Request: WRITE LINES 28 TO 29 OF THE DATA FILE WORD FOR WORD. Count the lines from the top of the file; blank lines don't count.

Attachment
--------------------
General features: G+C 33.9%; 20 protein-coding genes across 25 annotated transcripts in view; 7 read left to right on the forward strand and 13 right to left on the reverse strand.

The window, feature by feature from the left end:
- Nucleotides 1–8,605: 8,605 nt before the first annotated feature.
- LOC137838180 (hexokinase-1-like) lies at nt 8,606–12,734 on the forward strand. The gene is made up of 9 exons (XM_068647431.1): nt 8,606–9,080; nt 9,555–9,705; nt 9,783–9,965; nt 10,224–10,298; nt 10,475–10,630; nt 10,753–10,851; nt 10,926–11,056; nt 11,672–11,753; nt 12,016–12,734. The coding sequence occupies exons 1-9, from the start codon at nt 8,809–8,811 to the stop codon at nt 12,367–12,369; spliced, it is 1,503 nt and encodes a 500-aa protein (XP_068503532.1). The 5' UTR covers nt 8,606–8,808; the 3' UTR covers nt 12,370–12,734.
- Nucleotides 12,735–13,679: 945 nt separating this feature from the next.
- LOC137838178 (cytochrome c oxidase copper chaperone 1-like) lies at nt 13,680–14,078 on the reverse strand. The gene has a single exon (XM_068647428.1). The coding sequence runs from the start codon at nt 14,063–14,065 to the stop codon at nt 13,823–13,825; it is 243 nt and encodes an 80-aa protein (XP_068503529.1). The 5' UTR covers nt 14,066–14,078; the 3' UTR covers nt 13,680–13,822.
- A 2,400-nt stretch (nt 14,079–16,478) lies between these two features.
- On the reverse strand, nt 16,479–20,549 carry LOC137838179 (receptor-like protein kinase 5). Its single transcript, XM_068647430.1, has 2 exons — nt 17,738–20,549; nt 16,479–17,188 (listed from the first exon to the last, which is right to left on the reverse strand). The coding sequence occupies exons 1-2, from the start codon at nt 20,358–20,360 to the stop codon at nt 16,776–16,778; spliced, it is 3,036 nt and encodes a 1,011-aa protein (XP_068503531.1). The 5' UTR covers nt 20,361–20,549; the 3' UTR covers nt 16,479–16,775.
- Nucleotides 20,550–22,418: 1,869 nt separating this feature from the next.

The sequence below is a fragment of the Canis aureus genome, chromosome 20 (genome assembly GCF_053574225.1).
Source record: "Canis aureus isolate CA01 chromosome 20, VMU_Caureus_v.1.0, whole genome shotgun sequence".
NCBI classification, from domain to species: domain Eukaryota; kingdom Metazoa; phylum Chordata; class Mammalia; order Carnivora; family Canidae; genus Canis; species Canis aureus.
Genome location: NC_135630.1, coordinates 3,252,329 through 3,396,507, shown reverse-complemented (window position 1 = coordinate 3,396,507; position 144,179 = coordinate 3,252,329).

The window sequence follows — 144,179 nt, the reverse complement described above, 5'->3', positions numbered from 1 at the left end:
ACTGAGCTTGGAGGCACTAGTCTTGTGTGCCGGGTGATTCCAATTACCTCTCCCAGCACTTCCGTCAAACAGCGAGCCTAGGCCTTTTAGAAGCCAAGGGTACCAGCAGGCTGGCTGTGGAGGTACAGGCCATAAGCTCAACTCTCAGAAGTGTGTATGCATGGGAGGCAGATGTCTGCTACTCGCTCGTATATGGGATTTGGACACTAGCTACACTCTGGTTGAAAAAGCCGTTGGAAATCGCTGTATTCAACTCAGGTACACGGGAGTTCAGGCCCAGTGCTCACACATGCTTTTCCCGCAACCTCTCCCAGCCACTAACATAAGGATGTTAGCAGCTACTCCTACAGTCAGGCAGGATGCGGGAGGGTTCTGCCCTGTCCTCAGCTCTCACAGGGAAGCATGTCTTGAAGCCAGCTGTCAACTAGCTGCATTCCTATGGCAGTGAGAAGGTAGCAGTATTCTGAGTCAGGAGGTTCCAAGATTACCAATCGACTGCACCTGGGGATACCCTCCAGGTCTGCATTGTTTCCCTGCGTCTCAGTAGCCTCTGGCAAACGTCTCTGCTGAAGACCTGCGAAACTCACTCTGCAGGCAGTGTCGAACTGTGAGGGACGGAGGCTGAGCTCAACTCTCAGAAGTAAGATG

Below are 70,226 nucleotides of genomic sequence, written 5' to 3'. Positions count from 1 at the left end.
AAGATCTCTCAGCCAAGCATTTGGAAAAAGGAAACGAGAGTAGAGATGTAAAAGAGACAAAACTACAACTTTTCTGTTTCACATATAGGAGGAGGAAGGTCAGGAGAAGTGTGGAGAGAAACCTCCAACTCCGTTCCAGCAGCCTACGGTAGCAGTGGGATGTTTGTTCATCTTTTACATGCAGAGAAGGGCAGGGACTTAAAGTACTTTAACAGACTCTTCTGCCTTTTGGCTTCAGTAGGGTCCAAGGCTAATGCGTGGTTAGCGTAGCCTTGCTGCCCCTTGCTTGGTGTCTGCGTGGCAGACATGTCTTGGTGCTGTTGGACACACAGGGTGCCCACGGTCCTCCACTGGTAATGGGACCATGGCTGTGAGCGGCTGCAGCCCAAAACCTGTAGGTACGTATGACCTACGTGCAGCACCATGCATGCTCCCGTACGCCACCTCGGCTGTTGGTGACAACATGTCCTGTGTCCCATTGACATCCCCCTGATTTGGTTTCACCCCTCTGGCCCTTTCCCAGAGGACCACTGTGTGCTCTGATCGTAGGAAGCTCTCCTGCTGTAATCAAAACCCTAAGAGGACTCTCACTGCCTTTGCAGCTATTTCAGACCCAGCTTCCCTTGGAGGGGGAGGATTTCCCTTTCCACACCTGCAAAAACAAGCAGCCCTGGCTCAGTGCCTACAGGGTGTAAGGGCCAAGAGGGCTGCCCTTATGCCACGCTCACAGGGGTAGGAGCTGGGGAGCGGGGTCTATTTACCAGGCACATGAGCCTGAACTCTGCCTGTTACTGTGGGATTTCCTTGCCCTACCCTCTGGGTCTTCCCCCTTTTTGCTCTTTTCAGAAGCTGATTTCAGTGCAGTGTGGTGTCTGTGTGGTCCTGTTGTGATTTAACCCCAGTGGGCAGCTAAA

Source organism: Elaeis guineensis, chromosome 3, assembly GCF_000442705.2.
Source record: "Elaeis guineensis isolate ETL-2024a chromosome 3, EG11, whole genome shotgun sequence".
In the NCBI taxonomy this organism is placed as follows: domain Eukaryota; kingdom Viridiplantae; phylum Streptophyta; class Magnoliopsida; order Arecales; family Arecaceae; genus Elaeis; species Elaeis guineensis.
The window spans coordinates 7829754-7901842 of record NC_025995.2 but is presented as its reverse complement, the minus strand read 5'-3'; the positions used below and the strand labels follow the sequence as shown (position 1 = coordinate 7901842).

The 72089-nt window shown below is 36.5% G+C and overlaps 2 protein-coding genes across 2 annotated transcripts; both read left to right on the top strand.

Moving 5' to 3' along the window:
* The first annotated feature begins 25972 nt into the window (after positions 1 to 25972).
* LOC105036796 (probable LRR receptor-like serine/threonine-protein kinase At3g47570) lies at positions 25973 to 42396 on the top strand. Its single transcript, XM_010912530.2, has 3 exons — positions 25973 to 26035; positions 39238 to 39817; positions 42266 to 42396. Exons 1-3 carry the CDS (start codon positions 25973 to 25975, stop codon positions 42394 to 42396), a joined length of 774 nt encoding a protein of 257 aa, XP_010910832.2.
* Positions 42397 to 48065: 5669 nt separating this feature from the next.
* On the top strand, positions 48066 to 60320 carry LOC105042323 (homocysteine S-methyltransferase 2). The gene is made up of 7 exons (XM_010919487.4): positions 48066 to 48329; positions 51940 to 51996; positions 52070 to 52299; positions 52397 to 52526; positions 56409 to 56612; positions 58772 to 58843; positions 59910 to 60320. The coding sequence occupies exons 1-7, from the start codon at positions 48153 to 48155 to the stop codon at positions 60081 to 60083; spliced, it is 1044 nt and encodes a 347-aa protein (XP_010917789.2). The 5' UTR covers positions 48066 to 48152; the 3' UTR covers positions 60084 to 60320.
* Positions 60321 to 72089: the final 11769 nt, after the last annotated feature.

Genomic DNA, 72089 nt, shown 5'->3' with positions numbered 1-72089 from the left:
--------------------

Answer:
* Positions 60321 to 72089: the final 11769 nt, after the last annotated feature.

Genomic DNA, 72089 nt, shown 5'->3' with positions numbered 1-72089 from the left: